Is that where an MBA would lead me? I don’t know if I have the stamina to lead, though I know in the long run I’ll never have the heart to follow.

What do you think I should do?

Look for a New Job or Apply to Grad School?

A few days ago I wrote a post about how I’m going to take the GMAT in 2010, but I’m still unsure that’s the best idea. I feel like I’m ready for a change, and ready to focus on education right now. I don’t want to put grad school off much longer, despite being incapacitated by my fear of educational loans and debt.

There are still things I like about my job, but not many. Largely I just need like I’m not needed anymore and the few things I could do to help, I’m not allowed to do. I’m in a very odd spot.

I have a hard time reading my mind and separating out what I really want to do from my escapist tendencies. I’ve been in this job over two years now which is really good for me, but I feel really stuck. My biggest problem is that I have trouble marketing a product that is flawed in ways that it needn’t be flawed.

I don’t know how people separate their work from their emotions. I always, ALWAYS get emotionally involved in the work I do. And when things are imperfect I find it impossible to just accept that and ignore it and do my job.

But going to grad school ISN’T going to change that. There will always be people who don’t want to listen. And there will always be times when I’m wrong even though my gut tells me I’m right. I feel like at least with a graduate degree I’ll have a little more clout, or an opportunity to be in a role that has final say about something.

I don’t fit in with the culture here at all, but I’m not sure where I’d fit. If I go to grad school for the field I want to study I’d likely end up back in a company just like this. Maybe the culture would be slightly different, but designers as a whole seem to be faced with the problem of having engineers and the marketing team and the CEO alter their designs until there is no design left.

The reason I’m drawn to an MBA is that maybe I can be in charge one day. But I don’t really want to be in charge, I don’t want all that responsibility on my shoulders. I don’t mind running my own freelance writing “business” because if something goes wrong I’m the one who loses money… no the investors or coworkers because I don’t have any. I like that kind of responsibility. I’m terrified of being responsible for a business. And still having to convince people that my ideas are right.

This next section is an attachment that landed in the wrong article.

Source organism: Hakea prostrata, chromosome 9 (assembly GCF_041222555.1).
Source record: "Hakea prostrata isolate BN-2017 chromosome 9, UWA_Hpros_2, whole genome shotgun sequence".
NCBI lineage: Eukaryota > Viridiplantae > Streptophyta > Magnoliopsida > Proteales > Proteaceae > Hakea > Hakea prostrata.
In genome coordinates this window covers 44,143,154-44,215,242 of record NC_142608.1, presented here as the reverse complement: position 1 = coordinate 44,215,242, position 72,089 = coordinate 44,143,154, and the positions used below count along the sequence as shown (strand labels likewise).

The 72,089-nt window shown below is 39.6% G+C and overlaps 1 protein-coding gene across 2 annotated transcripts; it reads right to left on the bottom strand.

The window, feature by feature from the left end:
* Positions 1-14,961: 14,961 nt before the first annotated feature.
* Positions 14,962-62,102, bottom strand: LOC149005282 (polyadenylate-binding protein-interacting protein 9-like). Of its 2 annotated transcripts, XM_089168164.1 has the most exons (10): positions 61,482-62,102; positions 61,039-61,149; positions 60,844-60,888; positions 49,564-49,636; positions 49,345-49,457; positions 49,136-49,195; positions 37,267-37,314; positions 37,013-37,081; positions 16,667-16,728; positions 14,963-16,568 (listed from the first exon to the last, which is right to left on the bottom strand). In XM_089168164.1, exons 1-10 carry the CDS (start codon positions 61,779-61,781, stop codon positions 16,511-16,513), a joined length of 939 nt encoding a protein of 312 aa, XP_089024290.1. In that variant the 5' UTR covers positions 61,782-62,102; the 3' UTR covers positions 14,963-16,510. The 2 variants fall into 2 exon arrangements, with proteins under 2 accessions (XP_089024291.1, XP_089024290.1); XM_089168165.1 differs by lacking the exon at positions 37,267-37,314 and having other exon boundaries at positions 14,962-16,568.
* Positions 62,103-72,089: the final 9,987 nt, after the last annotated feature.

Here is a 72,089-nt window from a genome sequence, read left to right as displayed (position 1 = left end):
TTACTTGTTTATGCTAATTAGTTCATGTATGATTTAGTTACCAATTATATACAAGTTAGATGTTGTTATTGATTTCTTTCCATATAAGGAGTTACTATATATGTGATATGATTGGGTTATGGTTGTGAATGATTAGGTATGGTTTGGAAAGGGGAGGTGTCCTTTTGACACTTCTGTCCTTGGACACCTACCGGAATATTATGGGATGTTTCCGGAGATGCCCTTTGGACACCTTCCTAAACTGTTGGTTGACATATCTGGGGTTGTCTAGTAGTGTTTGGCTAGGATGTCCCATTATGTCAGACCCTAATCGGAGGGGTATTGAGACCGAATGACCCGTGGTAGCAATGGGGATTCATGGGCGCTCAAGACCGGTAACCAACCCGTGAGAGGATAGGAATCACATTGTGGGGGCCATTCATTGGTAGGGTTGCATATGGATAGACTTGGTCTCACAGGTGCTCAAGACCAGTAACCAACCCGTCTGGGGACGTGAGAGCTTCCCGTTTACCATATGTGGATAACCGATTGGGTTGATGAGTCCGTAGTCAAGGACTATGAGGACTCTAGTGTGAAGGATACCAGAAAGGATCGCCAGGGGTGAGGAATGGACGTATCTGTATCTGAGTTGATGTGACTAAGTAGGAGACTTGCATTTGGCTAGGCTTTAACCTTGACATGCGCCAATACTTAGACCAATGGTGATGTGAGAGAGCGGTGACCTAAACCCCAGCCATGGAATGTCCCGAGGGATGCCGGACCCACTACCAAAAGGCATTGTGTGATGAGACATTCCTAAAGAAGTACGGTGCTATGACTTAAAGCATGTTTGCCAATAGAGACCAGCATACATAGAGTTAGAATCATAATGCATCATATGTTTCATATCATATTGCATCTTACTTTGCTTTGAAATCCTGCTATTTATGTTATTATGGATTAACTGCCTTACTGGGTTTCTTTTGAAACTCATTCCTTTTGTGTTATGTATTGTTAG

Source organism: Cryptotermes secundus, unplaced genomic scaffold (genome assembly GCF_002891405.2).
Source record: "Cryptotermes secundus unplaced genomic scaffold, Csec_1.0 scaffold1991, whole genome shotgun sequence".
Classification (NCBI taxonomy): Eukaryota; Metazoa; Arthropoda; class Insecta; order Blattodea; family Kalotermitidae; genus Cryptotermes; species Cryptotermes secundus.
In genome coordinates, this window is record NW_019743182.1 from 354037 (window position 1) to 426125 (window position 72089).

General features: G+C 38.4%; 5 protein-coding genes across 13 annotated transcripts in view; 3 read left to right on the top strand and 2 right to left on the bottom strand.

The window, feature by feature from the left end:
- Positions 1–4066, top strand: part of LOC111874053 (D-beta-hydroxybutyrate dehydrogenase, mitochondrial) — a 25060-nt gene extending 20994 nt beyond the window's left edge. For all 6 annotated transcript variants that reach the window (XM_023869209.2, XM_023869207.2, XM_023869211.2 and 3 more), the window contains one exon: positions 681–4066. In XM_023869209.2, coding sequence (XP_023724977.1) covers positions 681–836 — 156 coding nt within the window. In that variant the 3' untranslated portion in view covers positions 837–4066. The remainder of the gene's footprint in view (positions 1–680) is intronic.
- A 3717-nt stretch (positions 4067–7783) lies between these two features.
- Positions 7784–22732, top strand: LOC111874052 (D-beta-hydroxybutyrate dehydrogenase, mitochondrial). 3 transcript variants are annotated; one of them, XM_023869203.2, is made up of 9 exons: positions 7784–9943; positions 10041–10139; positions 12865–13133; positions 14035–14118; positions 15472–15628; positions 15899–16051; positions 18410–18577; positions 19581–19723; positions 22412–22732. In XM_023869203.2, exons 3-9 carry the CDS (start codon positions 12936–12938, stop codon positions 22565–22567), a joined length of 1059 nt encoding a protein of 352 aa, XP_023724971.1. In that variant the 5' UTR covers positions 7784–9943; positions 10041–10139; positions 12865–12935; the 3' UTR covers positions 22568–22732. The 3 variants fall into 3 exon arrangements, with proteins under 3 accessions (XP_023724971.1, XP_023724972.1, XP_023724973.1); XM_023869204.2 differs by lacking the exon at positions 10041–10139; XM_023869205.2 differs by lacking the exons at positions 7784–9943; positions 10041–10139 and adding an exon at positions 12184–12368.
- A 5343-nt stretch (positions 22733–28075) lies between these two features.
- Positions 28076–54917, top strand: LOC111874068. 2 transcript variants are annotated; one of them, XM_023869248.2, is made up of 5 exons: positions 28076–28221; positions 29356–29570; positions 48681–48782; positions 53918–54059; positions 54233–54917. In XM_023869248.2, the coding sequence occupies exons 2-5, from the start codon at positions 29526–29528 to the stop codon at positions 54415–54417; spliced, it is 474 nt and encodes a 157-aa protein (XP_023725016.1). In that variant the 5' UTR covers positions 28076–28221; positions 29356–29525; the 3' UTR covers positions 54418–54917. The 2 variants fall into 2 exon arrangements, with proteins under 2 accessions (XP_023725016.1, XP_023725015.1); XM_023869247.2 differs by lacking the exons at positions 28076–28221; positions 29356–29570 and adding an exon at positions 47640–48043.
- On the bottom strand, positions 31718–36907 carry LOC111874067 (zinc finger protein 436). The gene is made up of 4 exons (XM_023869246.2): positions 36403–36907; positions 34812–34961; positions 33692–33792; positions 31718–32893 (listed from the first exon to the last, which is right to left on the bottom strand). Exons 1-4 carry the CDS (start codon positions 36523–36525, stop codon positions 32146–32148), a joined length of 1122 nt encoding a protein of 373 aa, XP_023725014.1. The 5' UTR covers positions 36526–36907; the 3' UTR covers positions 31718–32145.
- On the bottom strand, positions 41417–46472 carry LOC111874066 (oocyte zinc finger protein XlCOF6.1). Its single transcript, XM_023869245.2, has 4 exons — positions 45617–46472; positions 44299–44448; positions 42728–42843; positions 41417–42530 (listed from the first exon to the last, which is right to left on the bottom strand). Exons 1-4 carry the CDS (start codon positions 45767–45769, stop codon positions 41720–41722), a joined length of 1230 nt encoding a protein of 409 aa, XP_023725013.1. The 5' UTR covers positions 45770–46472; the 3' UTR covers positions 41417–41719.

So do I apply to grad school now? I kind of… well, I kind of really want to. I’m trying to think about why I shouldn’t and should…

Why I should apply…

– Time to study a field I’m really interested in and obtain skills that I didn’t get during undergrad
– Be in an environment where people are allowed to explore perfection without business realities (ie design school)
– If I get in, I can still decide not to go, but at least I’d have the option
– Have an “end date” to my current job that is set, so I can survive each day until I leave
– Open doors for myself that are currently closed due to my experience
– Shake up my life a bit, get myself out of this funk, move on to the next phase of my life
– maybe my boyfriend would be more inspired to apply to grad school if I did, and especially if I got in and had plans to leave town
– Explore new career paths that I’m not even fully aware of yet
– Make contacts and get solid faculty recommendations
– Secure internships in design that I can’t do as a non student
– To prove to myself that I can get in to grad school
– To prove to myself that I belong in grad school

Why I shouldn’t apply…

– I probably can’t get into the schools I’d want to go to with my GRE scores and GPA
– I struggle with consistency in academic work and I’m worried I’d fail, never get my degree but still be in debt from school
– DEBT. LOTS AND LOTS OF DEBT.
– Going to grad school doesn’t guarantee a good job after I graduate. It could even hurt my chances of being employed, though that’s unlikely in my field
– It’s possible to pick up skills by taking non matriculated classes nearby and to change professions without a masters degree
– A business degree might make more sense even though I’d rather be a designer than a CEO… but if I am the CEO at least I can have final say on design
– I’d have to ask for letters of recommendation from my current employers, so they’d know I’m trying to leave, and if I don’t get in that would be even more awkward
– If I ask for letters of recommendation from my coworkers and then I get in and decide not to go, that will also look bad
– Did I mention debt?
– I like living in the bay area and the grad schools I’m looking at are far away. I’d have to move again. I hate moving. I really, really, really hate moving.
– I will miss my boyfriend. A lot. We’ve been together almost 4 years now. It would be tough being away from him.

Preparing to take the GMAT in 2010

I decided today that I am going to take the GMAT in October of 2010. It’s too early to even sign up for a test date, but I’m going to start studying for the test. Worst case scenerio I decide to retake the GRE instead and my math skills have improved, or I end up in a job I love and I have no reason to go to grad school right now or ever, and I know a bit more about grammar and Algebra II.

But where do I start? I made a very strict study plan for the GREs (noting how many new words I needed to learn each day) and that lasted about a week before I threw myself off. With the GMAT, there is no date I “need” to take it, but I’d like to aim for October because that should be enough time to study — really study — without waiting too long that I’ll just procrastinate and not study at all.

I’m not a smart person. But I’d like to see if it’s possible to do well on a formulaic test without a high IQ.

Have you ever taken the GMAT? What study advice do you have?